# Vector area

The vector area is given by the integral $\vec a = \int_s d\vec a$ for a surface s.

I have three problems to prove based on this:

1] Find the vector area of a hemispherical bowl of radius R.

I solved a bit of this.
The area element for a hemisphere is given by $$d\vec a = R^2\sin \theta d\theta d\phi \hat r$$.
So,$$\vec a = R^2\int_{0}^{\frac{\pi}{2}}\sin \theta d\theta \int_{0}^{2\pi} d\phi \hat r$$

How am I supposed to integrate over the unit vector $\hat r$?

2] Show $$\vec a = 0$$ for any closed surface.

3] Show $$\vec a$$ is the same for all surfaces sharing the same boundary.

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Tide
Homework Helper
Hint:

$$\hat r = \frac {x \hat i + y \hat j + z \hat k}{r}$$

Does this mean I have to convert all the factors into Cartesian coordinates, since I have used spherical polar in this case?

Tide
Homework Helper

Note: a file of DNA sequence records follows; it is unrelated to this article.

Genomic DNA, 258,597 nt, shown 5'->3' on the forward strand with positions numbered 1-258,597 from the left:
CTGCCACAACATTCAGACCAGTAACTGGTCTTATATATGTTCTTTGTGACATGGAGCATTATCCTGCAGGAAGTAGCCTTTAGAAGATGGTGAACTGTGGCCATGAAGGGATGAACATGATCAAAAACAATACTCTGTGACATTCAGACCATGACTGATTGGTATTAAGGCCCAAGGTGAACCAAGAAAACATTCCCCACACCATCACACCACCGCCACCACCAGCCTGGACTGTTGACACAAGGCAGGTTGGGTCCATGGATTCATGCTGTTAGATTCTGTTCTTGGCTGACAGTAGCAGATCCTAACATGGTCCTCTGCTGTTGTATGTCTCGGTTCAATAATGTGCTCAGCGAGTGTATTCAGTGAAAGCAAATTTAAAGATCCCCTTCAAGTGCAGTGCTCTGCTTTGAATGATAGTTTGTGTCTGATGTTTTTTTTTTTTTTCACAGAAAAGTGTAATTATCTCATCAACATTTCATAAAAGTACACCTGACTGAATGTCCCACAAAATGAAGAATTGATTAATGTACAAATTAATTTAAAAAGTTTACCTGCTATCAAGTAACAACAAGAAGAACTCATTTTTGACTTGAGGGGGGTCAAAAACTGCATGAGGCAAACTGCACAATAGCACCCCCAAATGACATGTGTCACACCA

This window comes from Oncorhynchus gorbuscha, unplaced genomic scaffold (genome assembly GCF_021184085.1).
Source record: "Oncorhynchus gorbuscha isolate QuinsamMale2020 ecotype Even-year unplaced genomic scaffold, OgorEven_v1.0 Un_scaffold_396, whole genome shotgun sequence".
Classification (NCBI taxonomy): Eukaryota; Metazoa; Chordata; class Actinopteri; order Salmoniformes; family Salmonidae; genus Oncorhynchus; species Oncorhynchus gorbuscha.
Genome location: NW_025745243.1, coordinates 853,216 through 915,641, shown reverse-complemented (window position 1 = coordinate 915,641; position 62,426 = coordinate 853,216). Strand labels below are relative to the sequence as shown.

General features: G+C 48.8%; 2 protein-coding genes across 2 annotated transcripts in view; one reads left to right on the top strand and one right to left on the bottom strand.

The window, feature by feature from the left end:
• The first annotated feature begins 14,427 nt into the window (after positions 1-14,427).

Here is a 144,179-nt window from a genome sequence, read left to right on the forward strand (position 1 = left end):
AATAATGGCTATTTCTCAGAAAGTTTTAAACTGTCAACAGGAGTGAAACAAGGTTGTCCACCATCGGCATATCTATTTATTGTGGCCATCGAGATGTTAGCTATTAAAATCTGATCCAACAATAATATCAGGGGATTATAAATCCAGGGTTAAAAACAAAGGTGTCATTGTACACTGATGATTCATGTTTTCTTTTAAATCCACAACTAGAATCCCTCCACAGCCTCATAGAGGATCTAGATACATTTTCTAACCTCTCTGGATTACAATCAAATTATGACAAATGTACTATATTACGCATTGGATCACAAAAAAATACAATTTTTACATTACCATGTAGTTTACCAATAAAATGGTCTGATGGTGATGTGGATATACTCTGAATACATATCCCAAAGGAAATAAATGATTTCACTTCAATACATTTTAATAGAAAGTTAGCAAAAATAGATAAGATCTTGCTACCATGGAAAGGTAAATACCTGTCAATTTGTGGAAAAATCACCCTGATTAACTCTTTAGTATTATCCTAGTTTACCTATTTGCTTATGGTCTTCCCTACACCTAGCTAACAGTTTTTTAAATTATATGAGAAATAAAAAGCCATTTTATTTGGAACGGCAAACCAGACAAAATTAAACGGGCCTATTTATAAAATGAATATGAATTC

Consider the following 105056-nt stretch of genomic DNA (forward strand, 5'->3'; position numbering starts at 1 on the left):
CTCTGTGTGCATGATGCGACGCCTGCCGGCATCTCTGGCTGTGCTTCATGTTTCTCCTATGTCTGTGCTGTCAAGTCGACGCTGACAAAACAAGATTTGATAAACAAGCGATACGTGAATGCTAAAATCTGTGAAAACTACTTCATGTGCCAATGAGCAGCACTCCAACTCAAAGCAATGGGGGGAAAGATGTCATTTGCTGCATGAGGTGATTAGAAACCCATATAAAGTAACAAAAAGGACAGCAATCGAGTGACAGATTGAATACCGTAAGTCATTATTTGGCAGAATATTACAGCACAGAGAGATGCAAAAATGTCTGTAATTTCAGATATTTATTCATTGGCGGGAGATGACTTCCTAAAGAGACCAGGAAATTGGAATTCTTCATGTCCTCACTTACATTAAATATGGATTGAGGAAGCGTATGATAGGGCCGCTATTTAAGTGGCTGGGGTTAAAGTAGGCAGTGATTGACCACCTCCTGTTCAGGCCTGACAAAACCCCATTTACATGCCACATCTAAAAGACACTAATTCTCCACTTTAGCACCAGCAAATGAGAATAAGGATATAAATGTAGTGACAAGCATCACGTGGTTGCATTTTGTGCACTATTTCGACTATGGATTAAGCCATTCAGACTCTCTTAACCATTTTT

No, but you should now convert x, y and z to their spherical forms.

The basic problem is that the direction of the unit vector $\hat r$ varies with position. The Cartesian unit vectors, however, have fixed directions.

Tide said:
No, but you should now convert x, y and z to their spherical forms.

The basic problem is that the direction of the unit vector $\hat r$ varies with position. The Cartesian unit vectors, however, have fixed directions.
I converted them and after making the necessary evalutions to the integral, I got:
$$\vec a = \int_s d\vec a = \pi R^2\hat z$$
What does this equation mean?
How is the vector area different from the scalar area particularly in this case?
Why is $\vec a = 0$ for closed surfaces?

HallsofIvy